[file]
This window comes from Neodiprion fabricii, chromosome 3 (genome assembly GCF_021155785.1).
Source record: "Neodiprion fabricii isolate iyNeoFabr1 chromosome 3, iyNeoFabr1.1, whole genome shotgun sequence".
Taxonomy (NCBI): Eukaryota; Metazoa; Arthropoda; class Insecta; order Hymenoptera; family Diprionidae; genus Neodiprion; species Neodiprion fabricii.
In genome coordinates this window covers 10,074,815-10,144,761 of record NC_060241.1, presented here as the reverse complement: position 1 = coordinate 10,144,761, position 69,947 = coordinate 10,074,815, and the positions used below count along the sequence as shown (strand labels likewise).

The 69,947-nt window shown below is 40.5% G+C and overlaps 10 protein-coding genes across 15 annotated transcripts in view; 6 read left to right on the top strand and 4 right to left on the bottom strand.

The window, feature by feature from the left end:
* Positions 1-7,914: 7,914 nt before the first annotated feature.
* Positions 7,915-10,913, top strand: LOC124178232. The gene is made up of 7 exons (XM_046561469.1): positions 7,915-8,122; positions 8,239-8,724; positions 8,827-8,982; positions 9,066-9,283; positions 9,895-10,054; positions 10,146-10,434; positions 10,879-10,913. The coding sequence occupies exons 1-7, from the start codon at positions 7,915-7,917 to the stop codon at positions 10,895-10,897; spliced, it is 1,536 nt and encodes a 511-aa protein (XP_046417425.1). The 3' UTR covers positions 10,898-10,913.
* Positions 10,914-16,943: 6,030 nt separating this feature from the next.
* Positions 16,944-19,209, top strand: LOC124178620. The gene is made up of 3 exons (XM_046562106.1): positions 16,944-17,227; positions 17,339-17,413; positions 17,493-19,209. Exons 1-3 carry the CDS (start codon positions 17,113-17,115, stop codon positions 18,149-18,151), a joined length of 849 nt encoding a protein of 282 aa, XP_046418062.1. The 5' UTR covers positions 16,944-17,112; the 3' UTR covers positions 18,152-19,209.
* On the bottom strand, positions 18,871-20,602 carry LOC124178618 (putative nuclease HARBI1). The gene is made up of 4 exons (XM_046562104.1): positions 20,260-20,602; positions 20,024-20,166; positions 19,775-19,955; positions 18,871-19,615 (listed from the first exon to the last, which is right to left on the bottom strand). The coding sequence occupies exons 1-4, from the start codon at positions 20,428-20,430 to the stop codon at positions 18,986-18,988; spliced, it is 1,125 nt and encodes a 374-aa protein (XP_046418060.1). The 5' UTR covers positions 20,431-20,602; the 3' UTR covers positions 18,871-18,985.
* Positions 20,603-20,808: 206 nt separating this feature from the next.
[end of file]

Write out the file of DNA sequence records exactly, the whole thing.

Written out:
This window comes from Neodiprion fabricii, chromosome 3 (genome assembly GCF_021155785.1).
Source record: "Neodiprion fabricii isolate iyNeoFabr1 chromosome 3, iyNeoFabr1.1, whole genome shotgun sequence".
Taxonomy (NCBI): Eukaryota; Metazoa; Arthropoda; class Insecta; order Hymenoptera; family Diprionidae; genus Neodiprion; species Neodiprion fabricii.
In genome coordinates this window covers 10,074,815-10,144,761 of record NC_060241.1, presented here as the reverse complement: position 1 = coordinate 10,144,761, position 69,947 = coordinate 10,074,815, and the positions used below count along the sequence as shown (strand labels likewise).

The 69,947-nt window shown below is 40.5% G+C and overlaps 10 protein-coding genes across 15 annotated transcripts in view; 6 read left to right on the top strand and 4 right to left on the bottom strand.

The window, feature by feature from the left end:
* Positions 1-7,914: 7,914 nt before the first annotated feature.
* Positions 7,915-10,913, top strand: LOC124178232. The gene is made up of 7 exons (XM_046561469.1): positions 7,915-8,122; positions 8,239-8,724; positions 8,827-8,982; positions 9,066-9,283; positions 9,895-10,054; positions 10,146-10,434; positions 10,879-10,913. The coding sequence occupies exons 1-7, from the start codon at positions 7,915-7,917 to the stop codon at positions 10,895-10,897; spliced, it is 1,536 nt and encodes a 511-aa protein (XP_046417425.1). The 3' UTR covers positions 10,898-10,913.
* Positions 10,914-16,943: 6,030 nt separating this feature from the next.
* Positions 16,944-19,209, top strand: LOC124178620. The gene is made up of 3 exons (XM_046562106.1): positions 16,944-17,227; positions 17,339-17,413; positions 17,493-19,209. Exons 1-3 carry the CDS (start codon positions 17,113-17,115, stop codon positions 18,149-18,151), a joined length of 849 nt encoding a protein of 282 aa, XP_046418062.1. The 5' UTR covers positions 16,944-17,112; the 3' UTR covers positions 18,152-19,209.
* On the bottom strand, positions 18,871-20,602 carry LOC124178618 (putative nuclease HARBI1). The gene is made up of 4 exons (XM_046562104.1): positions 20,260-20,602; positions 20,024-20,166; positions 19,775-19,955; positions 18,871-19,615 (listed from the first exon to the last, which is right to left on the bottom strand). The coding sequence occupies exons 1-4, from the start codon at positions 20,428-20,430 to the stop codon at positions 18,986-18,988; spliced, it is 1,125 nt and encodes a 374-aa protein (XP_046418060.1). The 5' UTR covers positions 20,431-20,602; the 3' UTR covers positions 18,871-18,985.
* Positions 20,603-20,808: 206 nt separating this feature from the next.